OVER THE EDGE OF THE WORLD by Laurence Bergreen

OVER THE EDGE OF THE WORLD

Magellan’s Terrifying Circumnavigation of the Globe

KIRKUS REVIEW

A vivid account of Magellan’s star-crossed voyage around the world nearly five centuries ago.

Fond of epic adventures and odd ducks alike, Bergreen (Voyage to Mars, 2000, etc.) finds a nice blend of the two in Ferdinand Magellan’s life and career. Considered a tyrant by some, a traitor by others, and often in trouble with one legal authority or another, Magellan seemed driven by a need both to serve the powerful and to make himself rich and/or famous in the bargain; he also had a habit of tripping himself up and making powerful enemies, racking up charges of selling provisions to the Arab enemy in one war and earning mistrust for abandoning his native Portugal for the chance to command an expedition for archrival Spain. Magellan’s skills as a soldier and apparent lack of fear in promoting his aims—if matched by a deeply provisional knowledge of the world beyond Iberia—eventually won him the exclusive contract to find the fabled Spice Islands and claim the lands he found for Christianity and Spain. Thanks to bad luck, poor skills on the human-relations front, and some unfortunate missteps at sea, Magellan found himself confronting near-constant mutinies great and small; he survived them only to die, in 1521, in the Philippines after picking a fight with the natives in a misguided attempt to prove his omnipotence. Bergreen, citing Magellan’s shipmate and chronicler Antonio Pigafetta, suggests that the Captain General’s ever-quarrelsome crew deliberately failed to come to his aid—“or their officers ordered them to stay put,” effecting an easily disguised mutiny by another name. Only one of the Magellan armada’s ships made it back to Spain, and 200 sailors died on the voyage. Still, Bergreen writes, the expedition had an important effect not only in pointing the way to the Spice Island trade, but also in dispelling reigning myths about “mermaids, boiling water at the equator, and a magnetic island capable of pulling the nails from passing ships.”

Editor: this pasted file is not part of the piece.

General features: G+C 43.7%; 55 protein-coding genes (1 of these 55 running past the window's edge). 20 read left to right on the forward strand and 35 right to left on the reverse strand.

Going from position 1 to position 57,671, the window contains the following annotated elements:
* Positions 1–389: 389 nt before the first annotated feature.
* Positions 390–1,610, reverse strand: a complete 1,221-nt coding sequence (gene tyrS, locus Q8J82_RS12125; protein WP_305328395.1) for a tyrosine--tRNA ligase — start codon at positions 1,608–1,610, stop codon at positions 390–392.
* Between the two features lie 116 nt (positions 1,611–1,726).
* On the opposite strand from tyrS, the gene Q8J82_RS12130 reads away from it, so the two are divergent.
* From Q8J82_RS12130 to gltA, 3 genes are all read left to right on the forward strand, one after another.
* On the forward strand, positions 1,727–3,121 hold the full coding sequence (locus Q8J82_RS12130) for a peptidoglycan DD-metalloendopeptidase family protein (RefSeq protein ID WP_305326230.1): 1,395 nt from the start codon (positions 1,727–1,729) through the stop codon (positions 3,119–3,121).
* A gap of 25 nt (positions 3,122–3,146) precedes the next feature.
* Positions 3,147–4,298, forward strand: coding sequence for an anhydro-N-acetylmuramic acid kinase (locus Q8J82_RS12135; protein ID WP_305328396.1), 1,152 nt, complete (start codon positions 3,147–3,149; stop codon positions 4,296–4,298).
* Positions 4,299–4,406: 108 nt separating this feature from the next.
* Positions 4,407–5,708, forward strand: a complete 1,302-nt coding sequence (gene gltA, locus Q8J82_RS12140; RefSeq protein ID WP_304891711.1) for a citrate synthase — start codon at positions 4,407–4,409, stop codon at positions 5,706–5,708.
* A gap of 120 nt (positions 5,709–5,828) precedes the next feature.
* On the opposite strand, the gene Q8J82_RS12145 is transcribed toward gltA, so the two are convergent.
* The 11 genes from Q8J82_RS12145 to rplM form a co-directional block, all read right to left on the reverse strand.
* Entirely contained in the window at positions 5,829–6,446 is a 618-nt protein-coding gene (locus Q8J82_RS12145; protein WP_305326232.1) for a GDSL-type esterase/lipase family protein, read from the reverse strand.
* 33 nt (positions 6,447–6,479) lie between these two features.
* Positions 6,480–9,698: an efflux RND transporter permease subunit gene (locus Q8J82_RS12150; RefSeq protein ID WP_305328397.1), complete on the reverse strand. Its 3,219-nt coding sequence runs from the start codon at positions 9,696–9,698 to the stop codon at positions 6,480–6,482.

Very nicely written through and through, and a pleasure for students of world exploration.

Pub Date: Oct. 14th, 2003
ISBN: 0-06-621173-5
Page count: 416pp
Publisher: Morrow/HarperCollins
Review Posted Online:
Kirkus Reviews Issue: Aug. 15th, 2003




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